Daniel W. Drezner

I think the World Bank is being optimistic

I think the World Bank is being optimistic

The New York Times’ Mark Landler summarizes the latest World Bank forecast

The world economy is on the brink of a rare global recession, the World Bank said in a forecast released Tuesday, with world trade projected to fall next year for the first time since 1982 and capital flows to developing countries predicted to plunge 50 percent. The projections are among the most dire in a litany of recent gloomy forecasts for the world economy, and officials at the World Bank warned that if they proved accurate, the downturn could throw many developing countries into crisis and keep tens of millions of people in poverty. Even more troubling, several economists said, there is no obvious engine to drive a recovery. American consumers are unlikely to return to their old spending habits, even after the United States climbs out of its current financial crisis. With growth in China slowing sharply, consumers there are not about to pick up the slack from the Americans. The collapse in oil prices — a side effect of the crisis — has knocked the wind out of consumers in oil-exporting countries. “We know that the financial crisis now is likely to be the worst since the 1930s,” said Justin Lin, the chief economist of the World Bank, summarizing the projections. The bank forecasts the global economy will eke out growth of 0.9 percent in 2009, down from 2.5 percent this year and 4 percent in 2006. That is the slowest pace since 1982, when global growth was 0.3 percent. Developing countries will grow an average of 4.5 percent next year — a pace that economists said constituted a recession, given the need of these countries to grow rapidly to generate enough jobs for their swelling populations.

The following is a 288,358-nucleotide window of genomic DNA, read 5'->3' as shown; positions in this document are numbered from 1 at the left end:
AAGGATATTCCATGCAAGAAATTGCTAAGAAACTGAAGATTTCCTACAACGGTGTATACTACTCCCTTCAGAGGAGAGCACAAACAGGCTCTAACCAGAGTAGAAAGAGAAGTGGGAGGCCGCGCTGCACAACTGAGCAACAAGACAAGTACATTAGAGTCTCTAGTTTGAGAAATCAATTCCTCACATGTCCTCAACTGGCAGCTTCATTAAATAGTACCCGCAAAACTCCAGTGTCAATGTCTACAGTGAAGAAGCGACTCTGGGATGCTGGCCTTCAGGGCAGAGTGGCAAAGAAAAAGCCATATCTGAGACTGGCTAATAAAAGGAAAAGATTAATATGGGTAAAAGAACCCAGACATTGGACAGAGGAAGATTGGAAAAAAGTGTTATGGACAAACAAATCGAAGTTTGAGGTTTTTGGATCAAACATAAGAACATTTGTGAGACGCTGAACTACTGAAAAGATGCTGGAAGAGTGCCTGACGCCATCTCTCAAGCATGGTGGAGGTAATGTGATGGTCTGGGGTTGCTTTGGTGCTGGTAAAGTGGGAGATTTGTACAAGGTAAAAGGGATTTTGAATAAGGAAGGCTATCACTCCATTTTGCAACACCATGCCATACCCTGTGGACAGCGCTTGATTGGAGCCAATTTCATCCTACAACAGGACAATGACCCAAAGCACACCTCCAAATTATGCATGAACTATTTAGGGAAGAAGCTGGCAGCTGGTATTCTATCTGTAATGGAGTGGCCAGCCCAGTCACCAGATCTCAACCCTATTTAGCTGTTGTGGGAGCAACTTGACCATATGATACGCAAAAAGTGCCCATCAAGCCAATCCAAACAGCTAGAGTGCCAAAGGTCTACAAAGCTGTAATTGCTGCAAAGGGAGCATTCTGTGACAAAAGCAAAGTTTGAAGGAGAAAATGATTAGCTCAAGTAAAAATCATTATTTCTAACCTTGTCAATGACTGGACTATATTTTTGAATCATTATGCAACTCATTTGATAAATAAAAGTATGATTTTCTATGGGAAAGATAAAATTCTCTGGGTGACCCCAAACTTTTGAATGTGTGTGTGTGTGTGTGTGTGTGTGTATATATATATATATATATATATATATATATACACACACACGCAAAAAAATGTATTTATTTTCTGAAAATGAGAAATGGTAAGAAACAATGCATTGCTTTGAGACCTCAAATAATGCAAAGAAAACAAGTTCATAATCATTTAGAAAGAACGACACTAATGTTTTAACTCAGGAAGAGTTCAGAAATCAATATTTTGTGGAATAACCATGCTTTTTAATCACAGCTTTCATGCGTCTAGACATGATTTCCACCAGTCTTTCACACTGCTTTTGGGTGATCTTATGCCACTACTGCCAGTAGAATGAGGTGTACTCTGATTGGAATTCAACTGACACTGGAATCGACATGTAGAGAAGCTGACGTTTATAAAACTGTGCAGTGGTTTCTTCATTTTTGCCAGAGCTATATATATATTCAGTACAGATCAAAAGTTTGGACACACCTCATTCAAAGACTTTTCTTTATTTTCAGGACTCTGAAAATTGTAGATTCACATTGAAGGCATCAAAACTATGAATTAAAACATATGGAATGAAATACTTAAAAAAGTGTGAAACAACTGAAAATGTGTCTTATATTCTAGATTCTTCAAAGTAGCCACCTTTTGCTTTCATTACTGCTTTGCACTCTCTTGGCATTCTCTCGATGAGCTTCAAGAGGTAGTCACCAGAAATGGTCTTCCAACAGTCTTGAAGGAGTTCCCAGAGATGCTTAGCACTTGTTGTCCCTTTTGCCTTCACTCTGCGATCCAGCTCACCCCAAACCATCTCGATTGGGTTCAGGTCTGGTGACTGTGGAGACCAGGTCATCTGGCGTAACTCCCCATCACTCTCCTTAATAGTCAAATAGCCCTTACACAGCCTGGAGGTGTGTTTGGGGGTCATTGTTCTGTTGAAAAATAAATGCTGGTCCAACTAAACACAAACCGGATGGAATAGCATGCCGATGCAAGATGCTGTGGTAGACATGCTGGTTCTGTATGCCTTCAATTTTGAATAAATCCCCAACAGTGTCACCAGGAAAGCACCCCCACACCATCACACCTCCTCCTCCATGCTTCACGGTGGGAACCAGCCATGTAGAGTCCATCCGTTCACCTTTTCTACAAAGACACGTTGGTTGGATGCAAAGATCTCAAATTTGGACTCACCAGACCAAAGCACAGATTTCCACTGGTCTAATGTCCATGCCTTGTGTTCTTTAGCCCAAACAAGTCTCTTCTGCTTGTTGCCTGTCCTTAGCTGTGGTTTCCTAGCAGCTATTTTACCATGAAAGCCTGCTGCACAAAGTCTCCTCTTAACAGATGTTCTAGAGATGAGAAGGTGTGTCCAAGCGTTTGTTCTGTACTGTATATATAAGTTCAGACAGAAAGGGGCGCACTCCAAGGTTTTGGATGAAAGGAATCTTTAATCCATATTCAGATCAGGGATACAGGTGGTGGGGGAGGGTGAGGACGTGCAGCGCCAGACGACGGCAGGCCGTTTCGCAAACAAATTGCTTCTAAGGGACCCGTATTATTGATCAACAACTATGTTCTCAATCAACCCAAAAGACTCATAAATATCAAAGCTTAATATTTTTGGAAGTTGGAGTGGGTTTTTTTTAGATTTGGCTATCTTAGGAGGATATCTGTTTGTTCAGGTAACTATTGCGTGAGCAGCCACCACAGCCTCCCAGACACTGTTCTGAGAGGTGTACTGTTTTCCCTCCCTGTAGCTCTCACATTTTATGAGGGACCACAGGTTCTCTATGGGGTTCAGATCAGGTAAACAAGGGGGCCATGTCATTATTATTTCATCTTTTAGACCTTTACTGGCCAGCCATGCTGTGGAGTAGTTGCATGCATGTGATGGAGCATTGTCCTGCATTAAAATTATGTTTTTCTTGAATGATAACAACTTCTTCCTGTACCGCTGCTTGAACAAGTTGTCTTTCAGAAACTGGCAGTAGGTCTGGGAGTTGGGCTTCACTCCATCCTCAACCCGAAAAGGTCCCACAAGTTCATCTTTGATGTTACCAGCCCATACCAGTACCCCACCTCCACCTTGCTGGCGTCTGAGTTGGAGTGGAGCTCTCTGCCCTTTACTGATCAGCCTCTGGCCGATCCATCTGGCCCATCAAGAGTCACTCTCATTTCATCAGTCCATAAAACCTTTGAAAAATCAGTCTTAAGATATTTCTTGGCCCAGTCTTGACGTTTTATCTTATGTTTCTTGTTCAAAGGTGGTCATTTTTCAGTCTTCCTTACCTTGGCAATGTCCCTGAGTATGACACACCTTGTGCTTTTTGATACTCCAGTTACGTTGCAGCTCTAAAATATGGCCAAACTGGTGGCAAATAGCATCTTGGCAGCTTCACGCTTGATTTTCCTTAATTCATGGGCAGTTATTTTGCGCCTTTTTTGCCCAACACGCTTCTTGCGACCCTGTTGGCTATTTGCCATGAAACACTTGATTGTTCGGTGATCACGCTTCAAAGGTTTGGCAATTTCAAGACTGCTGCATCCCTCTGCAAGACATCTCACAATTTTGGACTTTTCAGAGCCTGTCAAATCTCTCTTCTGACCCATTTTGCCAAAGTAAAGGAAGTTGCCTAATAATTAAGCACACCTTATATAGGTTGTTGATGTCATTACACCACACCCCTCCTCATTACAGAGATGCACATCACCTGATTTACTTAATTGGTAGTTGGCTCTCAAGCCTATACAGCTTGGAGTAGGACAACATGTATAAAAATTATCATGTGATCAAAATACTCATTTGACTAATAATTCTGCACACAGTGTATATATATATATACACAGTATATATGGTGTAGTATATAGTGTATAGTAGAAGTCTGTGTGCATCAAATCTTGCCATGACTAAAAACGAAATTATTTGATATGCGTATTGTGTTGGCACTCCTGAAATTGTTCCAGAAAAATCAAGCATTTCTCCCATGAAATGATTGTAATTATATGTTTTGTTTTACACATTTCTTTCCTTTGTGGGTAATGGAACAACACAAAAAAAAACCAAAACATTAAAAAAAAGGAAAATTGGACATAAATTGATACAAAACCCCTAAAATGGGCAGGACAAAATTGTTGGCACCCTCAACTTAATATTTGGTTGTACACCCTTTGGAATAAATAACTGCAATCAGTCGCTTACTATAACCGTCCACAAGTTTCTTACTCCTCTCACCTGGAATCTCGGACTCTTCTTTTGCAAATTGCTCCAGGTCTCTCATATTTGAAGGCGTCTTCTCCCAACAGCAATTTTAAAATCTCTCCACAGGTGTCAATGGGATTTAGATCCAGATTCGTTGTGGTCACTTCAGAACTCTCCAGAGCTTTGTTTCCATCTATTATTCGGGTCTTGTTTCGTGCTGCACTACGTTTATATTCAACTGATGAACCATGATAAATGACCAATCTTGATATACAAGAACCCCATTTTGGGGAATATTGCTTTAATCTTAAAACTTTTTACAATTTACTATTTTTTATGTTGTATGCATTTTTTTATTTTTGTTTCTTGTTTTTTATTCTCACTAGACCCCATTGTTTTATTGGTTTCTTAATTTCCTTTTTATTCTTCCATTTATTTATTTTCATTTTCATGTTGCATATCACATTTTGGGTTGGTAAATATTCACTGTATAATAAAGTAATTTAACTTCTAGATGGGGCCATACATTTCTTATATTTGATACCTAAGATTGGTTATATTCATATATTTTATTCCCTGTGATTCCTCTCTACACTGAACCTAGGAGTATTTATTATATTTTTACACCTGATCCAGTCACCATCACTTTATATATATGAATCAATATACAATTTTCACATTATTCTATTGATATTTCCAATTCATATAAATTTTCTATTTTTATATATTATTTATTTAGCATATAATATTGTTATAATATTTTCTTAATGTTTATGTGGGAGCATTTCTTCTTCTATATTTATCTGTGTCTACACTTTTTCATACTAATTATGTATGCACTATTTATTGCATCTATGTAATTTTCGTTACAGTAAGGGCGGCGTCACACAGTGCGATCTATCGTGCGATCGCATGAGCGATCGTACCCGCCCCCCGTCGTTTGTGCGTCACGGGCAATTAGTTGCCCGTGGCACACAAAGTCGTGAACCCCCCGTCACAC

You can access the World Bank forcast directly by clicking here.  Not that I have a sophisticated model or anything, but I actually think the Bank is being overly optimistic in its growth assessments for next year, for the following reasons:

  1. Credit markets have yet to really unfreeze, because the underlying problem — putting a price on a lot of toxic debt — has yet to take place;
  2. It’s going to take some time for trust — a vital public good — to return to global capital markets;
  3. The crisis has done nothing to unwind the global macroeconomic imbalances that contributed to the asset bubble in the first place — if anything, the crisis has temporarily reinforced it;
  4. There is a very dangerous prisoner’s dilemma game brewing in the interplay of fiscal expansion and trade policy.  Unless export engines like Germany start to signal that they’ll prime their pump as well, you’re going to start to see some nasty protectionist attachments to any new government spending;
  5. Fiscal expansions are going to take a long time to kick in, and the ones being proposed are not necessarily conducive to countercyclical boosts
  6. Beyond the fiscal expansion, this crisis is going to result in a lot more state intervention in the economy.  Given what’s happened, it would be intellectually dishonest of me not to acknowledge that some of this intervention will be necessary.  A lot of it, however, is going to be misguided and stunt long-term growth. 

I would be very surprised if global growth was not negative in 2009.